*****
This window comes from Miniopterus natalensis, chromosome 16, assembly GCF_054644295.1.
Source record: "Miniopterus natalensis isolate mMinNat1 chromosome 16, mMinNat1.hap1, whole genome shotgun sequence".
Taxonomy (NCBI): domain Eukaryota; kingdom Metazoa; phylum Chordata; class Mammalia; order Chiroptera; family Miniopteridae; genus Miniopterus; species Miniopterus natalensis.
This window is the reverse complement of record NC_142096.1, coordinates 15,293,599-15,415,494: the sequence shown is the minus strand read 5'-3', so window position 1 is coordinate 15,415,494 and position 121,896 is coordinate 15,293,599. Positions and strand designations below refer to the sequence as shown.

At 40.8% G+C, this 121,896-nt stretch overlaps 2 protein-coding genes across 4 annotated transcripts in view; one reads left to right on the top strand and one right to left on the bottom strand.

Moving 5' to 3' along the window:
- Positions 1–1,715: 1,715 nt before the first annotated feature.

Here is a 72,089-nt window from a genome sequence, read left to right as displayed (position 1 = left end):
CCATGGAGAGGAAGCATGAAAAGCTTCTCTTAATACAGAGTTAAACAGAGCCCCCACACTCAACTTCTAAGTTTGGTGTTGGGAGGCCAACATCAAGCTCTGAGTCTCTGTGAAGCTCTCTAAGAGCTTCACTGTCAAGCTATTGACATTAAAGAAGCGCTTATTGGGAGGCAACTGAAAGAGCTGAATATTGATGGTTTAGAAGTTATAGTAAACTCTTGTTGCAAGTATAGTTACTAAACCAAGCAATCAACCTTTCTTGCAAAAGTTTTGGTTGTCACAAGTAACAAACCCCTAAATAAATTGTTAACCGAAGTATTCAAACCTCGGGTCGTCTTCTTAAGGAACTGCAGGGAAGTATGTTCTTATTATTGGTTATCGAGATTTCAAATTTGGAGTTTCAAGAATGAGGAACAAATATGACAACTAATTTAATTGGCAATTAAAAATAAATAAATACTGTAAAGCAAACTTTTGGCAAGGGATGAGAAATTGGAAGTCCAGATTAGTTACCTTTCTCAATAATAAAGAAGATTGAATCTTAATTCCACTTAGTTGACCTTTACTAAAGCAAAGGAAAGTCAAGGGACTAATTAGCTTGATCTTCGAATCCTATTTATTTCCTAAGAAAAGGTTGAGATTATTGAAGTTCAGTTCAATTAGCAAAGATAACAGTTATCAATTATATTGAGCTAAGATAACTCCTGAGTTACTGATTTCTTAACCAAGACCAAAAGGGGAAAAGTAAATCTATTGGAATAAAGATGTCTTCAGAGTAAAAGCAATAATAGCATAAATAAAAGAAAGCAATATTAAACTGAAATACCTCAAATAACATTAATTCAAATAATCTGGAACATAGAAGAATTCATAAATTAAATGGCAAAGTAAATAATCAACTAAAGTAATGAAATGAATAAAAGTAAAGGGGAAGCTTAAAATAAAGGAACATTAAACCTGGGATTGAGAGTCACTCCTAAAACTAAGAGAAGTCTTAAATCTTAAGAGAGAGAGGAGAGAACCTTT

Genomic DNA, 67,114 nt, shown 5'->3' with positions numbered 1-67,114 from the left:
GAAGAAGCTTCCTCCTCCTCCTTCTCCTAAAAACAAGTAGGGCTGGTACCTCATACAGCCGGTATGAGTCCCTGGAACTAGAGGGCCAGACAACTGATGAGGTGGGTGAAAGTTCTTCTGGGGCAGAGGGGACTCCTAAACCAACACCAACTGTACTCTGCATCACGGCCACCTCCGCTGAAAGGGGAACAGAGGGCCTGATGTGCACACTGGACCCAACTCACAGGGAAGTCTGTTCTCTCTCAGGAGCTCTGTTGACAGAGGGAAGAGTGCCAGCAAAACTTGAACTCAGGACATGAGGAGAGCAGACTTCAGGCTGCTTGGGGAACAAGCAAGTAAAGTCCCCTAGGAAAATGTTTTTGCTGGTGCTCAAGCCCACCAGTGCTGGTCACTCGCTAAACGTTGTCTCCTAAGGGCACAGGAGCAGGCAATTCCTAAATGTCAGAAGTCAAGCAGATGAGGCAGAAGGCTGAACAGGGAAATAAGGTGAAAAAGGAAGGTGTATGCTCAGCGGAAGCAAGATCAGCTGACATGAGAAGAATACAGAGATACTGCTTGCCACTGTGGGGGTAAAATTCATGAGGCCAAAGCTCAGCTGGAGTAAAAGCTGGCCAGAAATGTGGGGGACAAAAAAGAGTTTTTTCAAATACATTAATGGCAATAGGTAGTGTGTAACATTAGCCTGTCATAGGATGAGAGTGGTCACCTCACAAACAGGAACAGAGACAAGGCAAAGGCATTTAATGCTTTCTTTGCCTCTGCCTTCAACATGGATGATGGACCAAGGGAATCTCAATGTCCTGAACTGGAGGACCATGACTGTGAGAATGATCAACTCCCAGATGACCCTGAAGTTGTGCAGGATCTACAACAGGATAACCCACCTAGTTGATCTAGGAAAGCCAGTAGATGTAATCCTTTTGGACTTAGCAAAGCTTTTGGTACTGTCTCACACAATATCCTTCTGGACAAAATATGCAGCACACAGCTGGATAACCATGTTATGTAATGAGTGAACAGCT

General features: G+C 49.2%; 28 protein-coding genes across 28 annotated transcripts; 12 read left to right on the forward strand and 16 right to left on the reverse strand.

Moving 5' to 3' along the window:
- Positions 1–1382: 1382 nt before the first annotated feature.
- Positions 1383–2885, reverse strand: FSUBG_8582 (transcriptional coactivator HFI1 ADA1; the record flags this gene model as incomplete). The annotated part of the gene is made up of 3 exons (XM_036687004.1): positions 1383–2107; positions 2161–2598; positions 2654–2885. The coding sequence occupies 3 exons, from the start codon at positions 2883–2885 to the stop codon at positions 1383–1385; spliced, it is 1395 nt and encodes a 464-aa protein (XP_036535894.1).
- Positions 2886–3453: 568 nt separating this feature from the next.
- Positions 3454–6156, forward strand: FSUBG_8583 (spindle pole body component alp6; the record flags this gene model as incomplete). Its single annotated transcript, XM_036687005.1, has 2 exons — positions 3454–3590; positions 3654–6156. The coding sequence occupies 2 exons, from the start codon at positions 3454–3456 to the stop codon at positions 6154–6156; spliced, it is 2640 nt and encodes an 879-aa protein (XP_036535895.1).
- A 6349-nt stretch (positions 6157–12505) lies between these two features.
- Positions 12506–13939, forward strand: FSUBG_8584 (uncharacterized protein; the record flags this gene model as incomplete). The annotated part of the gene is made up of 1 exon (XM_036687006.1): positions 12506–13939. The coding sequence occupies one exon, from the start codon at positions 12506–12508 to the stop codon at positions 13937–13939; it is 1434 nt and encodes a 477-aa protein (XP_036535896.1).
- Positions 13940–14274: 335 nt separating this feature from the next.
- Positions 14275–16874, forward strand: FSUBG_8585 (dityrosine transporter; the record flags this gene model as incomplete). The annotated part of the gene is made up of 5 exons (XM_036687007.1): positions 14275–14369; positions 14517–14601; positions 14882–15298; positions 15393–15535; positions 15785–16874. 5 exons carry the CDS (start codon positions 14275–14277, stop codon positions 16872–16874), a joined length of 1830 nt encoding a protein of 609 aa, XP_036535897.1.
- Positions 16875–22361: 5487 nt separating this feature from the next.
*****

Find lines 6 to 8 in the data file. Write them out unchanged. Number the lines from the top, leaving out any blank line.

Moving 5' to 3' along the window:
- Positions 1–1,715: 1,715 nt before the first annotated feature.

Here is a 72,089-nt window from a genome sequence, read left to right as displayed (position 1 = left end):